It is relatively common for films with a blistering first half to be totally let down by their tepid second half. Less common is a film that manages to recover from an abysmal first half with an exhilarating second that makes the whole experience worthwhile. The low budget British effort Hush (2009) is one such film that fits firmly into the latter category.
The reason this is so uncommon is because a terrible first half means all the setup that gets the audience hooked has fallen flat. Halfway through Hush that is exactly how I felt and I genuinely believed there was no way the film could recover. The big moments of the film up to that point had more or less been bungled. The first, when a man driving along the highway sees (or thinks he sees) a woman tied up in the back of a truck, was let down by shoddy shaky-cam that made the whole thing too obscure. Whilst in the second, the man’s girlfriend (or rather ex as she has literally just broken up with him at a servo) is abducted, presumably by the man in the truck, was meaningless because it totally lacked any emotional resonance. At this point I felt that it was going to be a slog getting through the remainder of the film. I was so wrong though. From this point on, the film kicks into gear and is a relentless and thrilling ride. The entire film flips on a scene in a security office and from then on is as good a low budget 45 minute chase thriller as you are ever likely to see. All of a sudden instead of being a little bored, I was totally on edge and invested in what was happening. Seemingly from nowhere the film had shown an original streak and more importantly an ability to take me out of my comfort zone. It is rare that I feel my nerves are totally shredded by a film, but Hush achieved that in spades, deploying a balanced mix of gore and tension to get the job done.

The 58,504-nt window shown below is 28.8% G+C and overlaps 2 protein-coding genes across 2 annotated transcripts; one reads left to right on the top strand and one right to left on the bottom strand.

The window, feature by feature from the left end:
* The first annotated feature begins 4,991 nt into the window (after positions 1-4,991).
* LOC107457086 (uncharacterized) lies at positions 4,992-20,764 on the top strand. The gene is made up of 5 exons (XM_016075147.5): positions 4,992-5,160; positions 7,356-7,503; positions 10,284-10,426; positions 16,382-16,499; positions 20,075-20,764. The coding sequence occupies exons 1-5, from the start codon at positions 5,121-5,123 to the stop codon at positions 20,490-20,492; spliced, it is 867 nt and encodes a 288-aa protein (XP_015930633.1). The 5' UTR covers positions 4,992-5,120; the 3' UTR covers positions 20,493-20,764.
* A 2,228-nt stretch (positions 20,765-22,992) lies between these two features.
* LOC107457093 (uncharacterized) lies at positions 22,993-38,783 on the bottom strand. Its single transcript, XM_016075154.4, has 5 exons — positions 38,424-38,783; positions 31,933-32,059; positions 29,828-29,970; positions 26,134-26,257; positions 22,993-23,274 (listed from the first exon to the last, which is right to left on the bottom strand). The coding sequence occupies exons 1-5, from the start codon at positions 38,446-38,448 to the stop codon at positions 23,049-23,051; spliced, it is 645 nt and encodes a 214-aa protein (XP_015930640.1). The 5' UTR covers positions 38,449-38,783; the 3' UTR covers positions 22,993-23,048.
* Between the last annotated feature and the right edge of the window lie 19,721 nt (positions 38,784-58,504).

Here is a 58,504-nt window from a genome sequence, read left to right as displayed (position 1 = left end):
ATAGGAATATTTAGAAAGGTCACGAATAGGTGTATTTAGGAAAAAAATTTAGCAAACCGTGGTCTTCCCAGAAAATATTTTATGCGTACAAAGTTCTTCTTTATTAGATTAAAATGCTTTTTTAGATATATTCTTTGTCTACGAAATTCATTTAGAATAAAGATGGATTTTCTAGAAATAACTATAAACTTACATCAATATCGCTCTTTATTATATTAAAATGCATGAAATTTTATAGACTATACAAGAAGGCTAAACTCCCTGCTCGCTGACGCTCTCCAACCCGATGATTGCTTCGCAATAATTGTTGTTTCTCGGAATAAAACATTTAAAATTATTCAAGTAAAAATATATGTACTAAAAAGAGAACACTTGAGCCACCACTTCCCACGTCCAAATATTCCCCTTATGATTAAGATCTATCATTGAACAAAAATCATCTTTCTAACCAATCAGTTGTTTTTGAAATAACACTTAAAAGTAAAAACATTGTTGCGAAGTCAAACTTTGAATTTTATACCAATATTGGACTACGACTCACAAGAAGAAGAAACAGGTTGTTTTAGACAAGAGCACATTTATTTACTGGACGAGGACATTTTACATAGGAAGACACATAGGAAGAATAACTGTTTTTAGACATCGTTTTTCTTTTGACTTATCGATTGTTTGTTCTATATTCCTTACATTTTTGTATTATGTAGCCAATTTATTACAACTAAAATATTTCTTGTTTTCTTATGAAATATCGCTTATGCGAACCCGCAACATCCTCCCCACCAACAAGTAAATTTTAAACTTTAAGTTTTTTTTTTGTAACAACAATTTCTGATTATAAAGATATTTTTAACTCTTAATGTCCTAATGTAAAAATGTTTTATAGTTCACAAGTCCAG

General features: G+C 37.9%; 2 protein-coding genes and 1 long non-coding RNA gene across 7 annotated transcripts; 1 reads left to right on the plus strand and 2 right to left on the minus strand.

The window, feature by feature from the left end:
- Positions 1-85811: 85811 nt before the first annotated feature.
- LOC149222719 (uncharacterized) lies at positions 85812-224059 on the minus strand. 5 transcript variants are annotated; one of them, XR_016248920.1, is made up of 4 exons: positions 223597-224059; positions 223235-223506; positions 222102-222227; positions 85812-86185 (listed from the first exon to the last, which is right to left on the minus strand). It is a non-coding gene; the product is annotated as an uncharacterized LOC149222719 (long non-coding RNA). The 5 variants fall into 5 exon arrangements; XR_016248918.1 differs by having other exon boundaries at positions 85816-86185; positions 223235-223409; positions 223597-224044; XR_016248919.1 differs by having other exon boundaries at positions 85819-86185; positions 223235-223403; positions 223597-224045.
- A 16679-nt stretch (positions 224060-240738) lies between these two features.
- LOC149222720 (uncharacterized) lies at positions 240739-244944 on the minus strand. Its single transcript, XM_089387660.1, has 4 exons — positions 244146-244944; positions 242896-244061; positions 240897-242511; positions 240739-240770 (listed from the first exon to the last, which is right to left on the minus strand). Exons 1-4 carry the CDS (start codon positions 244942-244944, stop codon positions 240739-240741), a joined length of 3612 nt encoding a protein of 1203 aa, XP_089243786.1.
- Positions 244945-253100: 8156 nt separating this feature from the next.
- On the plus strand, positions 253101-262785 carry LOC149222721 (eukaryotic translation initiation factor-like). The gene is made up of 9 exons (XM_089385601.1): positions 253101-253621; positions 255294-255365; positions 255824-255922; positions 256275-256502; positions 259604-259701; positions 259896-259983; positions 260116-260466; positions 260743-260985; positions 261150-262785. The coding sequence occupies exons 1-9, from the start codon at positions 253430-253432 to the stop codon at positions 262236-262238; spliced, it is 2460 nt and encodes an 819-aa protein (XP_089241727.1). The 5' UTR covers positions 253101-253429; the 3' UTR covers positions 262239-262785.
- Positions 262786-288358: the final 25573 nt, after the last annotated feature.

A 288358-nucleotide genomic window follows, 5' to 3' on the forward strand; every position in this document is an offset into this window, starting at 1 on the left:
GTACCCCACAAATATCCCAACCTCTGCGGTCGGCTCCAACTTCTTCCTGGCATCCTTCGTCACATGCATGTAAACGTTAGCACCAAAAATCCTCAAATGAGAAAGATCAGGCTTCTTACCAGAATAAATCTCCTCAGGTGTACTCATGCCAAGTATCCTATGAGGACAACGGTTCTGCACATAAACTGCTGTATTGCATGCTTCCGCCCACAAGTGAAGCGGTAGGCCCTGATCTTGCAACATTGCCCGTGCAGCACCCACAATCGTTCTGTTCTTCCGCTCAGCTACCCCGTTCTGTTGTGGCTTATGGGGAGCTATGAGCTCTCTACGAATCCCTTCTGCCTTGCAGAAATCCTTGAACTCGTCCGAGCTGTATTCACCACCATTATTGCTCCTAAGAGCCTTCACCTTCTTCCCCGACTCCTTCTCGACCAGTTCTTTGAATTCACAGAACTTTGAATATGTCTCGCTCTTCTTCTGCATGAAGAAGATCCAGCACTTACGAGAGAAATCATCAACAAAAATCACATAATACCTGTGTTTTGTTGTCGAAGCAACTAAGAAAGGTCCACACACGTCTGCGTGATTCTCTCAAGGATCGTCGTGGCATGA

Just like the plot, pretty much everything about Hush is a really mixed bag. The acting for the most part is pretty bad. But the performance from William Ash, as the main character Zakes, is actually very good as his character becomes more and more frazzled. The script however is pretty average and I suspect contributes to the shortcomings on the performance side of things. The dialogue especially feels very forced throughout. Having said that, where the script does succeed is in terms of pacing. The second half does a really good job of building the tension up to an unbearable level, then taking it down a notch before bringing it right up to fever pitch again. I guess the film’s shortcomings stand out through the first half but are not as noticeable in the second. It does have that kind of cheap, really digital look to it. When the film gets going in the second half though, you really don’t care because you are sitting on the edge of your seat wracked with nerves. The promise shown in the second half makes me hopeful that I am able to see many more films from young writer director Mark Tonderai going forward.
If only Hush had gotten the first half right it would have been something special. Especially as it should really contain a couple of the film’s turning points. As it stands, the film is uneven, but ends so well it is worth persevering through the decidedly average first 45 minutes to get to the tasty bits.
Verdict: Stubby of Reschs